Chapter 29. Are You a Sales Rock Star, or Just a Member of the Band?

Jeffrey Gitomer

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When you hear a boss talk about his or her best salesperson, he or she often refers to him or her as a "rock star." It's the highest praise your boss can give someone on your team. Every salesperson aspires to be referred to in that manner, but very few make the grade.

Many have the talent. Many get to the top of the charts for a month or two. Many make it to number one, and then burn out. What's your rating on the top 100 chart?

  • If you're a rock star, it means . . .

  • You have superior talent—you can play and sing.

  • You can harmonize with everyone else in the band.

  • You write song lyrics that others identify with.

  • Your fans don't just like you—they love you!

  • You have a confidence, a swagger.

  • You are a leader (at least of your own band).

  • You are respected by your peers as a talented player.

  • People write about you.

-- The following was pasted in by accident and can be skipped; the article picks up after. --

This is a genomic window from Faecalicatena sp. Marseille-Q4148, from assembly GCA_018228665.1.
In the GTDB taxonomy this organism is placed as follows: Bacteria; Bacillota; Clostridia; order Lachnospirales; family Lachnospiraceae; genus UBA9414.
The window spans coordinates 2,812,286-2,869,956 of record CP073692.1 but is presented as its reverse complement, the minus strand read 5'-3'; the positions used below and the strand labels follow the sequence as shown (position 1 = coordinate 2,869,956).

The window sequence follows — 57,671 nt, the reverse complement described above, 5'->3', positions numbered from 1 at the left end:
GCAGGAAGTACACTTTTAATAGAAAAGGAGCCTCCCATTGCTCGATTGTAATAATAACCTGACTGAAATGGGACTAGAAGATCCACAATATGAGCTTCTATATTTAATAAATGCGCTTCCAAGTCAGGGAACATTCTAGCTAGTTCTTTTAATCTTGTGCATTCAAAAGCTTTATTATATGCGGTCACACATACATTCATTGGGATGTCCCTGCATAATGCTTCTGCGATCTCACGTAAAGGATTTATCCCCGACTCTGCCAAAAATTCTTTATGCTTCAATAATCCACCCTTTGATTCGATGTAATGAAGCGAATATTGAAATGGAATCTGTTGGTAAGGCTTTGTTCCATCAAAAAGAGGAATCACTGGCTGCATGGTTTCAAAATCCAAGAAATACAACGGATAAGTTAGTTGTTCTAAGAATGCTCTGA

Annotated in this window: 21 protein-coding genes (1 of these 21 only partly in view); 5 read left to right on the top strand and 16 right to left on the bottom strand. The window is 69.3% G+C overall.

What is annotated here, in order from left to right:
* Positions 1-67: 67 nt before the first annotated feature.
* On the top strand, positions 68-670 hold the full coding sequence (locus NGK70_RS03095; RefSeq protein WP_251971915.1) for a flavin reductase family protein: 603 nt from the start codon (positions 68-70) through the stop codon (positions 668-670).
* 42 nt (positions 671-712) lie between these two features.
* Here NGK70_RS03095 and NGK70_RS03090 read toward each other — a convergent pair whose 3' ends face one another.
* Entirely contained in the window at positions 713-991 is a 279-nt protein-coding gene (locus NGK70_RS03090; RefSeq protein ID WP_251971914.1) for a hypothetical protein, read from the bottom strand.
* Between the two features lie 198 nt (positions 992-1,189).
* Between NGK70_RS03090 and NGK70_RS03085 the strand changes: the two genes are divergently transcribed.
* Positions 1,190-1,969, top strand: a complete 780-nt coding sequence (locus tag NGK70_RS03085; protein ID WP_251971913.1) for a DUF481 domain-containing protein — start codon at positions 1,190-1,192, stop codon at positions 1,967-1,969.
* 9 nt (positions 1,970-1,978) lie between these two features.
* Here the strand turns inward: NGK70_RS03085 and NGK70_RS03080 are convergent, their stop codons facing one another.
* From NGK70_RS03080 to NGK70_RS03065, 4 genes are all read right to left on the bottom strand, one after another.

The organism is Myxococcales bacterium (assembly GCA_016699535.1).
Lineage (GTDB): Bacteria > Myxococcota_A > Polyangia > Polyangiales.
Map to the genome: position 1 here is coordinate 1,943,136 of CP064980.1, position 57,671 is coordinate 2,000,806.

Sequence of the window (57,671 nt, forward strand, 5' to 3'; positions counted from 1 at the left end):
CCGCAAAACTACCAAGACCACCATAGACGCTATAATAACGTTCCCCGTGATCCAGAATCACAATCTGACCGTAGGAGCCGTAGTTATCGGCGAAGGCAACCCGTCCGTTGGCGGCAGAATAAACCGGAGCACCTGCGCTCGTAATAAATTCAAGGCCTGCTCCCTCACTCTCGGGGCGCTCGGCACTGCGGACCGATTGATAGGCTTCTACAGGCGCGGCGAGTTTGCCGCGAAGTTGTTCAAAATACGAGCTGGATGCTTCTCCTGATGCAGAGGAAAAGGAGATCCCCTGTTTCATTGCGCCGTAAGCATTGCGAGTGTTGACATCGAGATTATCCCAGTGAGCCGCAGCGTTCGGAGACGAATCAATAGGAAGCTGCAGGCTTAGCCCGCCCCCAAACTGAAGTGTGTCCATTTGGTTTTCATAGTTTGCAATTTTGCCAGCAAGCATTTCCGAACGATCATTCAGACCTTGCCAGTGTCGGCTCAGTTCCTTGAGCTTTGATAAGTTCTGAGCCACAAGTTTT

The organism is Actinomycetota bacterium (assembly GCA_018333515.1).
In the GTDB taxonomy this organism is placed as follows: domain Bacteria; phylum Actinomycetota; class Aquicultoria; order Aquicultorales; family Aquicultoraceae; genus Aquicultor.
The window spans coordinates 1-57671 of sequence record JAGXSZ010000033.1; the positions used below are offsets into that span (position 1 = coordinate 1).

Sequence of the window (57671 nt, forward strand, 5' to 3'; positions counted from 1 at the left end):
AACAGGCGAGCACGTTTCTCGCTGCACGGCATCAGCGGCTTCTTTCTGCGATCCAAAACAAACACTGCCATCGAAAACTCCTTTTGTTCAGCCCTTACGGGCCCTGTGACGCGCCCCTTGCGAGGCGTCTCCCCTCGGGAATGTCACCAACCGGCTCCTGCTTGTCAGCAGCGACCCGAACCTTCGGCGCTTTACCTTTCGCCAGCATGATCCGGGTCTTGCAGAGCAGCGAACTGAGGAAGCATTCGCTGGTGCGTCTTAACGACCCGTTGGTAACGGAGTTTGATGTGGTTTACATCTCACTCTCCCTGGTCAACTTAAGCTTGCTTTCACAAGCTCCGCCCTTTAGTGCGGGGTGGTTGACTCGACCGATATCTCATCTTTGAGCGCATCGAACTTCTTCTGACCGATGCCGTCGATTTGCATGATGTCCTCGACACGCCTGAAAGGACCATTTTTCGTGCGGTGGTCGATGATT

• People will pay to see you play.

  • People want (and will pay for) your autograph.

  • You have proven yourself over time with consistent quality.

  • It also means . . .

  • You know the business of rock and roll. You have real wealth, not just money.

  • You could qualify for the Rock and Roll Hall of Fame.

  • You could become a legend.

How do you view yourself? Are you like Bruce Springsteen of the E Street Band? Or are you just a roadie?

Most salespeople would like to think of themselves as a sales rock star, but don't display the talent to match the definition. The fact is, someone else referring to you as a rock star ...

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